• Secretary of Agriculture Sonny Perdue will address the American Farm Bureau in Nashville.
  • Senator Bob Corker will travel to Nashville with President Donald Trump aboard Air Force One.
  • Tom Steyer, founder of NextGen America and Need to Impeach, will hold a press conference regarding his political future and plans for 2018.
  • William L. Campbell faces Senators in a resumed nomination hearing for the Tennessee middle district judgeship.

    "For too long, women have not been heard or believed if they dare speak the truth to the power of those men. But their time is up. Their time is up," Oprah Winfrey said while accepting the Cecil B. DeMille Award for lifetime achievement at the Golden Globes on Sunday.


  • Trump administration officials defend president's mental fitness. Trump administration officials came to the defense of President Donald Trump against claims in a salacious new book that people around the president question his mental fitness and intelligence. (Jordyn Phelps and Meredith McGraw)
  • Trump’s White House staff 'love their country and love their president': Nikki Haley. The Trump administration's ambassador to the United Nations, Nikki Haley, disputed allegations in an explosive new book, "Fire and Fury: Inside the Trump White House," that people around the president question his intelligence and fitness for office. (Quinn Scanlan)
  • Americans 'do not want to spend billions of dollars on a wall': Bernie Sanders. Independent Sen. Bernie Sanders took aim at President Donald Trump’s proposal to spend $18 billion over the next decade to extend a border wall with Mexico. (Quinn Scanlan and Joy Lin)
  • Trump doubles down against 'Fire and Fury' book, calling it a 'work of fiction'. President Donald Trump continued trying to further discredit a new book, “Fire and Fury,” that paints an unflattering picture of his presidency, calling its author a “fraud” and the book a “work of fiction."(Jordyn Phelps)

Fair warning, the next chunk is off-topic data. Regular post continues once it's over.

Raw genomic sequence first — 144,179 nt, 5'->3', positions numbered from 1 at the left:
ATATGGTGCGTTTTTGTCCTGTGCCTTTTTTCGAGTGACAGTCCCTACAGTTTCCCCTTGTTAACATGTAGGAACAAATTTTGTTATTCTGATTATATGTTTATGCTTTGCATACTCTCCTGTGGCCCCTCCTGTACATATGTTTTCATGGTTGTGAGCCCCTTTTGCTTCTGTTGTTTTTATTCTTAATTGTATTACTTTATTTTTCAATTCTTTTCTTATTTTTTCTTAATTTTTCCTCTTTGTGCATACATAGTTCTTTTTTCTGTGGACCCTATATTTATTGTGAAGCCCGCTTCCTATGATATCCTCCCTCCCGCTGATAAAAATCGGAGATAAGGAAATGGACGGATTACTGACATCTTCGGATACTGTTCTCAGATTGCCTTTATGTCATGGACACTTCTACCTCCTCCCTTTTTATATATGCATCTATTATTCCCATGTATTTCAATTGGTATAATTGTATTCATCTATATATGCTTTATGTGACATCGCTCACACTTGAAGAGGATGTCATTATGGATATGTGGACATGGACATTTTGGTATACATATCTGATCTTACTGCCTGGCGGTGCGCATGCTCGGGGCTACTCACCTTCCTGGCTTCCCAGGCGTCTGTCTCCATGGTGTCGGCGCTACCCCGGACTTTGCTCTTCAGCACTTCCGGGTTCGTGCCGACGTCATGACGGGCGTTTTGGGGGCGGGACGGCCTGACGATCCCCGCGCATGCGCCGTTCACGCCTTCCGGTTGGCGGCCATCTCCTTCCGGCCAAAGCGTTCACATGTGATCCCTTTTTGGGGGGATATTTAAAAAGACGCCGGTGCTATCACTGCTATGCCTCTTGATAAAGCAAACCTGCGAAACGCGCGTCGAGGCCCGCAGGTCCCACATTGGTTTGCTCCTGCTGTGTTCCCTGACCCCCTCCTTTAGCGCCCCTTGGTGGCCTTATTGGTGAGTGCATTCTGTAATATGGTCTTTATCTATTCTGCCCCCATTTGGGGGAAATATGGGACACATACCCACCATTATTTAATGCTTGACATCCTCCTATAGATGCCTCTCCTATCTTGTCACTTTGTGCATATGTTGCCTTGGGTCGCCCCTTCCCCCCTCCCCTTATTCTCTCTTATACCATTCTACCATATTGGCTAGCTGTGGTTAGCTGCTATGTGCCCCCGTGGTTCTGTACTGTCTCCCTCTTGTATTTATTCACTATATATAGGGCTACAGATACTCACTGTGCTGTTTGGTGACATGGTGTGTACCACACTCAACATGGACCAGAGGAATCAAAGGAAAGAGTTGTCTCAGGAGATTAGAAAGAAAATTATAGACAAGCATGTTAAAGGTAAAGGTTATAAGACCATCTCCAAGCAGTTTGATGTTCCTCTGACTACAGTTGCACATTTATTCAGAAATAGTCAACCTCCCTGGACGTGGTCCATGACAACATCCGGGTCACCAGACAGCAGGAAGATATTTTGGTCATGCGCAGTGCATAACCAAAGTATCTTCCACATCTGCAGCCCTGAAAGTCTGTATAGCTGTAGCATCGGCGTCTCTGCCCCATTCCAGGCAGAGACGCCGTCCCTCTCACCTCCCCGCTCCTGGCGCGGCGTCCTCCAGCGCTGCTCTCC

• Steve Bannon apologizes for delay in responding to 'Fire and Fury. Steve Bannon emerged Sunday after five days of silence and apologized for his delay in responding to a controversial book in which he criticized, among others, Donald Trump, Jr. (Tara Palmeri and Jordyn Phelps)
  • Trump pushes back over mental fitness, calls himself 'a very stable genius'. President Donald Trump defended his mental fitness for office in a series of tweets Saturday morning, referring to himself as a "very stable genius." (Jordyn Phelps)
  • The New York Times released analysis regarding US intelligence agencies' history of underestimating and miscalculating the North Korean weapons capabilities and arsenal, including the development of its nuclear program. (David E. Sanger and William J. Broad)
  • With the President scheduled to attend the National College Football Championship Game in Atlanta between Georgia and Alabama, AP News is looking back at the president’s last visit to the city, when he described it as “falling apart” and “crime infested.” (Kate Brumback and Ross Bynum)
  • The Note is a daily ABC News feature that highlights the key political moments of the day ahead. Please check back tomorrow for the latest.